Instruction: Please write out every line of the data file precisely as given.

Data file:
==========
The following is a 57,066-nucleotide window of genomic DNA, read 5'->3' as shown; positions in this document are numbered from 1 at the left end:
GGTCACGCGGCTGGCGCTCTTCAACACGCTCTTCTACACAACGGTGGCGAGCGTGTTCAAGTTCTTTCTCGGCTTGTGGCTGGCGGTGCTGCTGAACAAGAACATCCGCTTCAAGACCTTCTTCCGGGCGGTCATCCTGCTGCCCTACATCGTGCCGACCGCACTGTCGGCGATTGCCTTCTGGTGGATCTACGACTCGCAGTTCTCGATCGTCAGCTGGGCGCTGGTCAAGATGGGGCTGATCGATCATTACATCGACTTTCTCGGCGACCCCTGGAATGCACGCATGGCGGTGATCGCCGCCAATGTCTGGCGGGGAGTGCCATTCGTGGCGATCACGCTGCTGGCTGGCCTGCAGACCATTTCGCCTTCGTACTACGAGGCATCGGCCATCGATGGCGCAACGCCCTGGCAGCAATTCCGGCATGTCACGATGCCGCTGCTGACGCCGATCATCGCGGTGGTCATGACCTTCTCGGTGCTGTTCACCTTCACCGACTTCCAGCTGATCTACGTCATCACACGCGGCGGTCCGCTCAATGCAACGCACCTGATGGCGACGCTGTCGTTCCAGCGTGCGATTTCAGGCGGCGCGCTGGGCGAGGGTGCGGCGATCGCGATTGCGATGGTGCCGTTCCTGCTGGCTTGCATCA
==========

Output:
The following is a 57,066-nucleotide window of genomic DNA, read 5'->3' as shown; positions in this document are numbered from 1 at the left end:
GGTCACGCGGCTGGCGCTCTTCAACACGCTCTTCTACACAACGGTGGCGAGCGTGTTCAAGTTCTTTCTCGGCTTGTGGCTGGCGGTGCTGCTGAACAAGAACATCCGCTTCAAGACCTTCTTCCGGGCGGTCATCCTGCTGCCCTACATCGTGCCGACCGCACTGTCGGCGATTGCCTTCTGGTGGATCTACGACTCGCAGTTCTCGATCGTCAGCTGGGCGCTGGTCAAGATGGGGCTGATCGATCATTACATCGACTTTCTCGGCGACCCCTGGAATGCACGCATGGCGGTGATCGCCGCCAATGTCTGGCGGGGAGTGCCATTCGTGGCGATCACGCTGCTGGCTGGCCTGCAGACCATTTCGCCTTCGTACTACGAGGCATCGGCCATCGATGGCGCAACGCCCTGGCAGCAATTCCGGCATGTCACGATGCCGCTGCTGACGCCGATCATCGCGGTGGTCATGACCTTCTCGGTGCTGTTCACCTTCACCGACTTCCAGCTGATCTACGTCATCACACGCGGCGGTCCGCTCAATGCAACGCACCTGATGGCGACGCTGTCGTTCCAGCGTGCGATTTCAGGCGGCGCGCTGGGCGAGGGTGCGGCGATCGCGATTGCGATGGTGCCGTTCCTGCTGGCTTGCATCA